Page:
The 2011-12 season at the Repertory Theater of St. Louis has opened with a vigorous production of John Logan's Tony-winning dramatic profile of abstract-expressionist artist Mark Rothko. Featuring intense performances from Brian Dykstra as Rothko, and Matthew Carlson as his sometimes hapless, sometimes acerbic assistant Ken, under the meticulous direction of Steve Woolf, the play adumbrates two crucial years in the 1950s during which Rothko's artistic identity and his fortune hang in the balance.
The character and behavior of the assistant are, apparently, fictional, but the portrait of Rothko himself is largely drawn from life. His mannerisms, his clothes, and especially his work habits are faithfully rendered. His best lines are taken more or less verbatim from the sometimes pretentious and always bombastic public pronouncements with which the real Rothko evidently sought to create a comfortable distance between himself and the public. The man was self-consciously intellectual, widely if not deeply read in works about the creative process, and highly aware of the monetary value of making up a sophisticated aesthetic justification for his work. The fact that his paintings now sell for tens of millions of dollars is ample testimony to his genius; whether that genius is properly located in his paintings themselves or in his self-promotion is a matter about which reasonable people might disagree.
But, within the context of the play, Rothko's personality and the convoluted, almost Beckett-like flow of his ideas are beside the point. To take this play at anything other than face value, to read or to experience it as criticism or biography, an exploration and evaluation of Rothko, or of Rothko's paintings, or of Rothko's philosophy, is to commit the same, tiresome error committed by all who want art to be "about" more than the experience of confronting it. What matters in the theater is exactly the skill with which Logan extracts an avatar from the real Rothko, imagines a dramatic foil, sets a context, and puts both men and words into motion.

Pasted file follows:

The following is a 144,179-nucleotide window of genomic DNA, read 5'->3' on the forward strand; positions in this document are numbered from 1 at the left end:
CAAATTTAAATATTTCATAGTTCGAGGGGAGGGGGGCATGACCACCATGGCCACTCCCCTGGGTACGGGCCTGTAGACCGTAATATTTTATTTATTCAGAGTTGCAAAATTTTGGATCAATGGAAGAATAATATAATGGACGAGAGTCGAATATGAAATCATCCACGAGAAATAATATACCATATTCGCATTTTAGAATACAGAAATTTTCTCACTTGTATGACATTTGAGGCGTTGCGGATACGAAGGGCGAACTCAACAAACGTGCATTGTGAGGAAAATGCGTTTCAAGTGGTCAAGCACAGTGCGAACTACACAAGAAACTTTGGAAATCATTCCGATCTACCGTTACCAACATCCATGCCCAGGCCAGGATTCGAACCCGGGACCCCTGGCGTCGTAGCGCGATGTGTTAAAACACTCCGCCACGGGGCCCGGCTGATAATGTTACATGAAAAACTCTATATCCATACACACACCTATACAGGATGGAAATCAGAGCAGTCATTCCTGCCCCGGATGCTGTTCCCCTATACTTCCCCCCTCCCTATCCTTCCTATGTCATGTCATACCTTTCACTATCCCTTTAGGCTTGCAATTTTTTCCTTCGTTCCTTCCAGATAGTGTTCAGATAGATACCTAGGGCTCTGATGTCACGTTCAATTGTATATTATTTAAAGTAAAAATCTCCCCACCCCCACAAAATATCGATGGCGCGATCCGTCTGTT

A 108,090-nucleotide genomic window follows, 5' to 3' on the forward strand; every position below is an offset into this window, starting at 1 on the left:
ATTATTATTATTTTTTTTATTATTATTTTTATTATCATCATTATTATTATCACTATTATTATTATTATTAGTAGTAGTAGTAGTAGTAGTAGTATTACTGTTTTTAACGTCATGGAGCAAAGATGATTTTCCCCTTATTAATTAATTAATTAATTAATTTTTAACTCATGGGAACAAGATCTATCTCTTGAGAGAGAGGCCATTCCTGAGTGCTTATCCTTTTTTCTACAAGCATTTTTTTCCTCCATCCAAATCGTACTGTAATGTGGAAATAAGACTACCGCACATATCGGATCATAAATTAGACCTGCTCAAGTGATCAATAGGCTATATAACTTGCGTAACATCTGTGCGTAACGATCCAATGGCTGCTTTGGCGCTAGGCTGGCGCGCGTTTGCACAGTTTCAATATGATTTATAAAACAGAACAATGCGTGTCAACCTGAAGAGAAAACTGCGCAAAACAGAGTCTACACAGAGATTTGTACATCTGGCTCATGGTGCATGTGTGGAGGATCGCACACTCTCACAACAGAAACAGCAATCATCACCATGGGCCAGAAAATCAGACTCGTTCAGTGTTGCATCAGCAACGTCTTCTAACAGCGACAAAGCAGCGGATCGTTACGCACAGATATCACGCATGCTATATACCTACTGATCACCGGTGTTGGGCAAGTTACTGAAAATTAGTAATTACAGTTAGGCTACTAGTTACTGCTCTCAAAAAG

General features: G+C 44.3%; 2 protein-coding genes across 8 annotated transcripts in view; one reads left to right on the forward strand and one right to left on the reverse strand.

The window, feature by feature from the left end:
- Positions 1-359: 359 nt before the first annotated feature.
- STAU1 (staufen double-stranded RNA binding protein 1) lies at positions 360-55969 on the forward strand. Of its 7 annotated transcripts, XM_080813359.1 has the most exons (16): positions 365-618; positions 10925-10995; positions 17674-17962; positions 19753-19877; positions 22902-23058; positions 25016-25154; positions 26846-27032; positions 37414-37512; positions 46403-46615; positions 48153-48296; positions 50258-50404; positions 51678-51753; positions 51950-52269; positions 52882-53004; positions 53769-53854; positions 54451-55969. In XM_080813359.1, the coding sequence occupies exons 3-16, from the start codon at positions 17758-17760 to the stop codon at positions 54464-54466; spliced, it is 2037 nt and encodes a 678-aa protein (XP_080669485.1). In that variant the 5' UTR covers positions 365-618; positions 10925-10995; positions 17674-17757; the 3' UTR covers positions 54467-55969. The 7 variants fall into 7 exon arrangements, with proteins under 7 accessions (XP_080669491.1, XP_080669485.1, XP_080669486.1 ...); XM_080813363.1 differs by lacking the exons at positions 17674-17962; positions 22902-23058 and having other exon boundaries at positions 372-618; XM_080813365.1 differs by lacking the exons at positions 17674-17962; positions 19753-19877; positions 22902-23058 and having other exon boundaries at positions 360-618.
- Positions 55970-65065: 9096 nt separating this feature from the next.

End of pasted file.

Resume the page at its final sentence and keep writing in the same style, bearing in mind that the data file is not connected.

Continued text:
In scene after scene, the interplay between dark and light, between the character Rothko's deepening delusion and insecurity and Ken's ingenuous desire to read genius into the master and all that he touches, creates astonishing dramatic intensity. Perhaps the most remarkable of a bounty of remarkable scenes comes midway through the play's single act, when the two men apply carefully-mixed primer to a wall-sized stretched canvas. This simple enough act, with both characters completely absorbed in the work, quickly becomes a dance, intensifies into something bordering on frenzy, and climaxes in exhausted stillness, with Rothko lighting what is obviously intended to mock a post-coital cigarette. Watching it, I found myself holding my breath. Surely this degree of absorption is what Logan wants, as Rothko claims he wants those who see his work to be enveloped in it.
Michael Ganio has created a magnificent set for this production, crowded and complex yet never claustrophobic. Phil Monat lights it with great sensitivity for the demands of the script. As always, Dorothy Marshall Englis contributes masterful costumes. Steve Woolf, who makes no bones about his admiration for Rothko's work, keeps the intensity turned up but firmly under control.
In short, John Logan's play about Mark Rothko is a marvelous piece of theater, beautifully realized in this Repertory Theater of St. Louis production, and certain to appeal even to those who are less enthusiastic about Rothko's paintings. It will run through October 2; when the word gets out, tickets are likely to become scarce.
For ticket information call 314-968-4925, or visit www.repstl.org.